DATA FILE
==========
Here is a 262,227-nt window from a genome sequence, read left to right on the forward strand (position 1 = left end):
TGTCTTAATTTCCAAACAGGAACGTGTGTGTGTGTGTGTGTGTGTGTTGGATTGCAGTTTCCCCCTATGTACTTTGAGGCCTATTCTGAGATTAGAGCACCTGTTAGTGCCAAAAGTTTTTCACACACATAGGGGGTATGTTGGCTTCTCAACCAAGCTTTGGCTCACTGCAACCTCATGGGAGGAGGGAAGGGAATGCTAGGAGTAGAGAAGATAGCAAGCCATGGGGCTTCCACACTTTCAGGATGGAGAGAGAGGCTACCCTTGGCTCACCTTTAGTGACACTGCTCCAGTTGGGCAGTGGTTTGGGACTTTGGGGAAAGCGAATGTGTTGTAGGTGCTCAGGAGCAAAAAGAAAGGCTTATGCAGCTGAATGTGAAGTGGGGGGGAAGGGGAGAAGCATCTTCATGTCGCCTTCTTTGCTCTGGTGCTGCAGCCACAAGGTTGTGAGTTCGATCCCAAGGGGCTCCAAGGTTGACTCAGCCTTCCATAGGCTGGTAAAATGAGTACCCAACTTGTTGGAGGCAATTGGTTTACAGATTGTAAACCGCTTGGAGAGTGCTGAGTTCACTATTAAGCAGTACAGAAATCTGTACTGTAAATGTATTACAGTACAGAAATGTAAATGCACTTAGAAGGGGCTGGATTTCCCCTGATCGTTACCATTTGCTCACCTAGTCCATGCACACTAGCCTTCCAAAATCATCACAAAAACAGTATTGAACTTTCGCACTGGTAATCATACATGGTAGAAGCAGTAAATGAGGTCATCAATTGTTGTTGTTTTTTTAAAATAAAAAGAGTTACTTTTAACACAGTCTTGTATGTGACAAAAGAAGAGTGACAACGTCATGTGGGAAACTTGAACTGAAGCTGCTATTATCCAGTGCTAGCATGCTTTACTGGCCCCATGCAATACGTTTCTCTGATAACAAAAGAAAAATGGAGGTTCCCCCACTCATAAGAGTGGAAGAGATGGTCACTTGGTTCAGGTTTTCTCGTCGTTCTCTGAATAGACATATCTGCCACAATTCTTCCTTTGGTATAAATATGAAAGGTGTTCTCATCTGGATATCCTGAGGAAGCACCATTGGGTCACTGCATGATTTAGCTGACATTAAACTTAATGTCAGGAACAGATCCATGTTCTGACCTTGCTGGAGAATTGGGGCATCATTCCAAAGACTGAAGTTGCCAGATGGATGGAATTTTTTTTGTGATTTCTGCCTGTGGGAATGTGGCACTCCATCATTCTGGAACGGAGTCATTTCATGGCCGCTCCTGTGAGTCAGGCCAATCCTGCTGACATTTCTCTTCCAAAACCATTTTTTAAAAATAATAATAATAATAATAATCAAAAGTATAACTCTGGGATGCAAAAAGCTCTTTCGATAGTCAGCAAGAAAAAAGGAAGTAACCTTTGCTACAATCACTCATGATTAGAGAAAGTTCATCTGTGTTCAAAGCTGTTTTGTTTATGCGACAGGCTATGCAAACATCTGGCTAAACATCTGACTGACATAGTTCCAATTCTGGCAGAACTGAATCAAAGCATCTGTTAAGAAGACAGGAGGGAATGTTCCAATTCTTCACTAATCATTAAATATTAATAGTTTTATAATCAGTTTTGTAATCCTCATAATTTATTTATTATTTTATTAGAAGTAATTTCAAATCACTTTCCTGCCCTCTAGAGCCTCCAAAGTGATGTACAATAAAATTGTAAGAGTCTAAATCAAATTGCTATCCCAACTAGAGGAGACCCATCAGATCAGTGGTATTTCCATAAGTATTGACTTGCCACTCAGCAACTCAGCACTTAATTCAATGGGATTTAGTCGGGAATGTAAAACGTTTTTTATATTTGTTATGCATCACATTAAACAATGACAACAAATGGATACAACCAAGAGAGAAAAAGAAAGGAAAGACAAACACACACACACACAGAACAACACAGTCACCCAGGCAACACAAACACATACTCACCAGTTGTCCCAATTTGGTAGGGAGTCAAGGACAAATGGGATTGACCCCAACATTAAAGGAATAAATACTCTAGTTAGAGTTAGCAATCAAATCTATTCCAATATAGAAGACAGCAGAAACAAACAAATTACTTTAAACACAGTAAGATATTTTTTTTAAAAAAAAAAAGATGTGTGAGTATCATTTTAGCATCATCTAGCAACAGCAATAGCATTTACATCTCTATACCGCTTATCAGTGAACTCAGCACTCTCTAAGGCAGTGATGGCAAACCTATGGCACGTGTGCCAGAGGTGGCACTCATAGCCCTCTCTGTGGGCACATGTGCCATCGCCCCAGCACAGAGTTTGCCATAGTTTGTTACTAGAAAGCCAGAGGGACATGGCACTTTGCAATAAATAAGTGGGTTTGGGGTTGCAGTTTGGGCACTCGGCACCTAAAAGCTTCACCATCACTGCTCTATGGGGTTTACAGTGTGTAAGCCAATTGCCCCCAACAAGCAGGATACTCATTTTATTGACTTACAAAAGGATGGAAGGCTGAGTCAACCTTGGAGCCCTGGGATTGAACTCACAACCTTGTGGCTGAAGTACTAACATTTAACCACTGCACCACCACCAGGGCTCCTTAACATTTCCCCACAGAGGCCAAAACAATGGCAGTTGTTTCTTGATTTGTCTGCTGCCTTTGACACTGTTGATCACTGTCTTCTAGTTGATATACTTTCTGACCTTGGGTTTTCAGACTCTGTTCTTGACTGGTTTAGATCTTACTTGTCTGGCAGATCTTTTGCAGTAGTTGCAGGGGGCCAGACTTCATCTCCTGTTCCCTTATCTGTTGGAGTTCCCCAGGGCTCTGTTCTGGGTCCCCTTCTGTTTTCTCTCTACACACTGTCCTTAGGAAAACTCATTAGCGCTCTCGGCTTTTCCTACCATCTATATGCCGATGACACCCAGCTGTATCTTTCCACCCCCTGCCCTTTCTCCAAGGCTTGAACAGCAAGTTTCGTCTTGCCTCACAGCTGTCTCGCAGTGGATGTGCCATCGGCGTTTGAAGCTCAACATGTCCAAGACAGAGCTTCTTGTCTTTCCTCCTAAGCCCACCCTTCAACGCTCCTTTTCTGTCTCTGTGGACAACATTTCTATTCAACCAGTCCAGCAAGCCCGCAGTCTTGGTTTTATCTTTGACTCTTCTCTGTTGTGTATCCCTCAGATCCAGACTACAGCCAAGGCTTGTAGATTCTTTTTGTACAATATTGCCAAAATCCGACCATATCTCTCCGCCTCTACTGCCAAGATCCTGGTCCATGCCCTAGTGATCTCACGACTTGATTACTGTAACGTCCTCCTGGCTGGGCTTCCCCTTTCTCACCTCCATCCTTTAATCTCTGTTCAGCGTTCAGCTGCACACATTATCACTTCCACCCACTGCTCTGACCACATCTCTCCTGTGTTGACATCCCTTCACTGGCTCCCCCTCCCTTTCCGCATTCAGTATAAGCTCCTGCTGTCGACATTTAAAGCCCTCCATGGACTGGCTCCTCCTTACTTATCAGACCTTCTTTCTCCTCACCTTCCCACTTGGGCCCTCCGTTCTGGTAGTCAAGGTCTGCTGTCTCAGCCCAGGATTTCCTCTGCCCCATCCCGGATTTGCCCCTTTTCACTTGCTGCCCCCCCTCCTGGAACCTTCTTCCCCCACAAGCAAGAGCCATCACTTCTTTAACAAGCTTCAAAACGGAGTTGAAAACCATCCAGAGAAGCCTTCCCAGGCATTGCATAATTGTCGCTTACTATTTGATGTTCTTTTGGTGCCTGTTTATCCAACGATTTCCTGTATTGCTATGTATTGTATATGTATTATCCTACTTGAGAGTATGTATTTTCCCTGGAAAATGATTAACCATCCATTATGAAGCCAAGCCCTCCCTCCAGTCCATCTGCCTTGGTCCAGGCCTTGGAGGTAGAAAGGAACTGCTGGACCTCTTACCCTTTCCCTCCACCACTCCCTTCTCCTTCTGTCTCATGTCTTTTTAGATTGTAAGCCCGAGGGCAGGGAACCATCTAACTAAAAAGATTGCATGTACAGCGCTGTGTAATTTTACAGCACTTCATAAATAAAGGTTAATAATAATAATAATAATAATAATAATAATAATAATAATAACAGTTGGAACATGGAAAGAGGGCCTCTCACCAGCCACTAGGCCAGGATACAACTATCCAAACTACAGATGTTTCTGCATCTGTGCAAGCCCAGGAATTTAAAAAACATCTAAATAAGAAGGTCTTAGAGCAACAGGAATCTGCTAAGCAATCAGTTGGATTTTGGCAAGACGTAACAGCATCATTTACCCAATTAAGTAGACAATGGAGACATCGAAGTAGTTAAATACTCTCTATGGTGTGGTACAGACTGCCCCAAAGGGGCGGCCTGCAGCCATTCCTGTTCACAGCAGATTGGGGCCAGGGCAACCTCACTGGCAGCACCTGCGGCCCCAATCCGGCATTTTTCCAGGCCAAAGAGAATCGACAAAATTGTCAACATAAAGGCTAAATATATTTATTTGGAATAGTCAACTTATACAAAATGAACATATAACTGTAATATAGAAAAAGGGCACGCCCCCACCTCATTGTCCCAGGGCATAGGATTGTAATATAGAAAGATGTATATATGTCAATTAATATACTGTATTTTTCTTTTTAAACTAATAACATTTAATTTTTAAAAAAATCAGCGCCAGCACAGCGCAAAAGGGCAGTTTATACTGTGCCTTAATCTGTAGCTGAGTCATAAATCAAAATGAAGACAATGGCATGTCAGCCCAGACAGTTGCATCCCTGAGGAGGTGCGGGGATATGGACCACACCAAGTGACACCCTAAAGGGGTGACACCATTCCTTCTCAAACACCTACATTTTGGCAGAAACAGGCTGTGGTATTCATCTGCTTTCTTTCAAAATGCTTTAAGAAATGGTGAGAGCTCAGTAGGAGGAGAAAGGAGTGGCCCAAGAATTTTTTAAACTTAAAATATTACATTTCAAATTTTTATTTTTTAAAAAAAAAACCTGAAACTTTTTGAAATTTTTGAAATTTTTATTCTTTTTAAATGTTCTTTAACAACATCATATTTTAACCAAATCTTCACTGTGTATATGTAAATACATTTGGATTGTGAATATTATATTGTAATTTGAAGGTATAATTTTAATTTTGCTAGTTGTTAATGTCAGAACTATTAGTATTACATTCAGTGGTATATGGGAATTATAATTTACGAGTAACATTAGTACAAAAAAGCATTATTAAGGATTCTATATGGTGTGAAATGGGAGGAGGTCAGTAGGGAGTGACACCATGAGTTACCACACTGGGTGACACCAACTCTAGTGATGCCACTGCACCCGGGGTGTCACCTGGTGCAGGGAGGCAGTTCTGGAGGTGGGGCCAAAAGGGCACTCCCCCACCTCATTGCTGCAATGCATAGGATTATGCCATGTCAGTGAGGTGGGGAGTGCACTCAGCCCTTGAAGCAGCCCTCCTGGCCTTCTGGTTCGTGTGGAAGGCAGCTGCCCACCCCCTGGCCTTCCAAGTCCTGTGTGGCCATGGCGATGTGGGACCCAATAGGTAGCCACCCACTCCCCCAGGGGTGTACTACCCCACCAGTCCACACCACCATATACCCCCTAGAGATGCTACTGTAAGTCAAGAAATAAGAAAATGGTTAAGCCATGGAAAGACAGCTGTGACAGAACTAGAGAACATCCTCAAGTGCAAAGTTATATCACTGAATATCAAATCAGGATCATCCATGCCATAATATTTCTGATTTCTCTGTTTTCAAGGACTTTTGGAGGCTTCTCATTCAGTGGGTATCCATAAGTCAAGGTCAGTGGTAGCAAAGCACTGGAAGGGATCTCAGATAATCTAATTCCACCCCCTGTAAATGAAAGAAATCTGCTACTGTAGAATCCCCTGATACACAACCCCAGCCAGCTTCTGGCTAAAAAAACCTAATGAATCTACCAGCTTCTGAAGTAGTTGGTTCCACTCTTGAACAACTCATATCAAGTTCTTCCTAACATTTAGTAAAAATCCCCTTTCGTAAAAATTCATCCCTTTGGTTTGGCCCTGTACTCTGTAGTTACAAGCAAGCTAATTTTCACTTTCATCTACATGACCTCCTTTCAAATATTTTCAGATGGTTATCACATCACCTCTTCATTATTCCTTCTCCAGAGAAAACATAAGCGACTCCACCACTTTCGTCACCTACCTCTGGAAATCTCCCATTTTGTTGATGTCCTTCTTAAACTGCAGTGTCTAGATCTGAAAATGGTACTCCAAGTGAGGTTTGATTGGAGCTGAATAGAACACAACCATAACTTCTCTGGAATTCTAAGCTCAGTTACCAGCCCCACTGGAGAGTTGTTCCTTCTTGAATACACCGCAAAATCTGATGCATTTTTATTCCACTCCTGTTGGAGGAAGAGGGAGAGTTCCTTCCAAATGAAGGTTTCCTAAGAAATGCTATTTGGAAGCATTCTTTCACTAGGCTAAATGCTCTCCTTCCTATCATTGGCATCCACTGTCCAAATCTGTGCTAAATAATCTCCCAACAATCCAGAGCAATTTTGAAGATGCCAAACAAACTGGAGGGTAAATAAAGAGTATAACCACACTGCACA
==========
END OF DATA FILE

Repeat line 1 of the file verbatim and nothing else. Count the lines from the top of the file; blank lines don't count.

Here is a 262,227-nt window from a genome sequence, read left to right on the forward strand (position 1 = left end):